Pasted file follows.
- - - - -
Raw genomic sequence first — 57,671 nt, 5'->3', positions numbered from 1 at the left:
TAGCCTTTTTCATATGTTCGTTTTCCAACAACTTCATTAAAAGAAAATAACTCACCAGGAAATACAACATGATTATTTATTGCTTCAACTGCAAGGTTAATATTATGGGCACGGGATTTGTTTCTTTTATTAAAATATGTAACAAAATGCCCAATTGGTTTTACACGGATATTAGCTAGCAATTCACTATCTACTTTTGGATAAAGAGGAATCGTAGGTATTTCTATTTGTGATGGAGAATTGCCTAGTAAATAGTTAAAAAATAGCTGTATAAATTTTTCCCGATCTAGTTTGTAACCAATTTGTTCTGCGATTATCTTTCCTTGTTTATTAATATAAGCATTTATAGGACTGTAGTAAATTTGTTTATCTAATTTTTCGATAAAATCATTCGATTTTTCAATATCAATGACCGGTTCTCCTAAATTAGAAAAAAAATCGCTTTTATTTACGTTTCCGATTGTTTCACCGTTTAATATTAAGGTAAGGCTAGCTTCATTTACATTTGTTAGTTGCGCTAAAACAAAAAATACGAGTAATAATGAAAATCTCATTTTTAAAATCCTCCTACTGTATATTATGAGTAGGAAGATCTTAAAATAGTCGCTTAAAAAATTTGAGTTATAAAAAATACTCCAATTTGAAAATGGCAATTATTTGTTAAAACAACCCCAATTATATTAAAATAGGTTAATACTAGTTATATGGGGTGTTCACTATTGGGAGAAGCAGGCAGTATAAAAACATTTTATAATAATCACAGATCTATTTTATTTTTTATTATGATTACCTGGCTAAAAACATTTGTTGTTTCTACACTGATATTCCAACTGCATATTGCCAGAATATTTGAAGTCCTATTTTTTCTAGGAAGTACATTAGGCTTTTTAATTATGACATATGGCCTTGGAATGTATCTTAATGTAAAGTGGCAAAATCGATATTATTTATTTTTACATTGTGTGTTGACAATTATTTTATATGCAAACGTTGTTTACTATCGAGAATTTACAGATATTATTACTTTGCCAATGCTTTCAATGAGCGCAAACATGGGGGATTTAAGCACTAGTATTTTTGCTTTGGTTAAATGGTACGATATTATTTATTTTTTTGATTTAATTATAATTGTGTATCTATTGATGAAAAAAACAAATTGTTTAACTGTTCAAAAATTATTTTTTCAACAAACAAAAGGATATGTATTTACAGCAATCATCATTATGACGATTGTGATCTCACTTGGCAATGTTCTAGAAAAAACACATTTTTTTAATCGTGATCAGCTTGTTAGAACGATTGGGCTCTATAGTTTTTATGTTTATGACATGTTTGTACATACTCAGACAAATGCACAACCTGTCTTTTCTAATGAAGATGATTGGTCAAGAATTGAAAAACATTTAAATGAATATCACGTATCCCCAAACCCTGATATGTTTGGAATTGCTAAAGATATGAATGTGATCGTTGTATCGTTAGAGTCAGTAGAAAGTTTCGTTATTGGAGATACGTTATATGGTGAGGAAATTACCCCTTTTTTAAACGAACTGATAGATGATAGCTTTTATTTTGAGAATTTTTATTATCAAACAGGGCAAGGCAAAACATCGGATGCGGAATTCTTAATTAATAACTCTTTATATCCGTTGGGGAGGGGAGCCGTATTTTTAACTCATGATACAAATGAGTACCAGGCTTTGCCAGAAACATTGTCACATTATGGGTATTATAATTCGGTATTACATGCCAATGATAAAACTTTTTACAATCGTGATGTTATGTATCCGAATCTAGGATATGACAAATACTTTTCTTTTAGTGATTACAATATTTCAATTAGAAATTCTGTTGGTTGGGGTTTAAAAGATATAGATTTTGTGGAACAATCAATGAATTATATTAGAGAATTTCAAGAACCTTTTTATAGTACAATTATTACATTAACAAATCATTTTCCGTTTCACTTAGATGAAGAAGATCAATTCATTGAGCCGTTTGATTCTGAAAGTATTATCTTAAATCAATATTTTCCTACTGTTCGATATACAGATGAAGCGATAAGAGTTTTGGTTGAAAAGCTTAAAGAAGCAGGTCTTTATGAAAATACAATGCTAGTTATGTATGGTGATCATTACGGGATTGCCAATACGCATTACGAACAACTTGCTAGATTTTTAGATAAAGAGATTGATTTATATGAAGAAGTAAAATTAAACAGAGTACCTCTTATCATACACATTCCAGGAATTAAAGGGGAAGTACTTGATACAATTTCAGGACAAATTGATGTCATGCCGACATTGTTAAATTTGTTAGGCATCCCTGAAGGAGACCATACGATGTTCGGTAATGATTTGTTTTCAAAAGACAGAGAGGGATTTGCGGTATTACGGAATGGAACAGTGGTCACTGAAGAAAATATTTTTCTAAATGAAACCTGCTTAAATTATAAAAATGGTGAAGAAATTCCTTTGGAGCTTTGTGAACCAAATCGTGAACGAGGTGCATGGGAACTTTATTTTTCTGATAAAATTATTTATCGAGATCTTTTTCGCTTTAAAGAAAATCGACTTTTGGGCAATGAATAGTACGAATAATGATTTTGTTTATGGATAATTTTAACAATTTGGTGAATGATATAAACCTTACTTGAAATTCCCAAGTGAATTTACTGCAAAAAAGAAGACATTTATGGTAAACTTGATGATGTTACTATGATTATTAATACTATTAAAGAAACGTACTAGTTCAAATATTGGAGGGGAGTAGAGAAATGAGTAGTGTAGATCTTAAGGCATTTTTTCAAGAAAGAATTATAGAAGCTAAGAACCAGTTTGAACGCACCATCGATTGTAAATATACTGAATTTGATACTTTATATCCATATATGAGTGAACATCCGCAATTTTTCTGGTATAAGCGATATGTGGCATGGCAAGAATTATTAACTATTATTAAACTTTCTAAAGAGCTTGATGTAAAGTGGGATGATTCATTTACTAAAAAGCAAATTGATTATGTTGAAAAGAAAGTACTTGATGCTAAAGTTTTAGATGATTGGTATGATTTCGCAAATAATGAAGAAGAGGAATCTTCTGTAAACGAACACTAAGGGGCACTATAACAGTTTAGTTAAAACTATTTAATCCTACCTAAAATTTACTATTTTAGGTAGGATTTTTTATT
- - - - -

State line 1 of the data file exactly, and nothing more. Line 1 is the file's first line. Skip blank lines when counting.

Raw genomic sequence first — 57,671 nt, 5'->3', positions numbered from 1 at the left: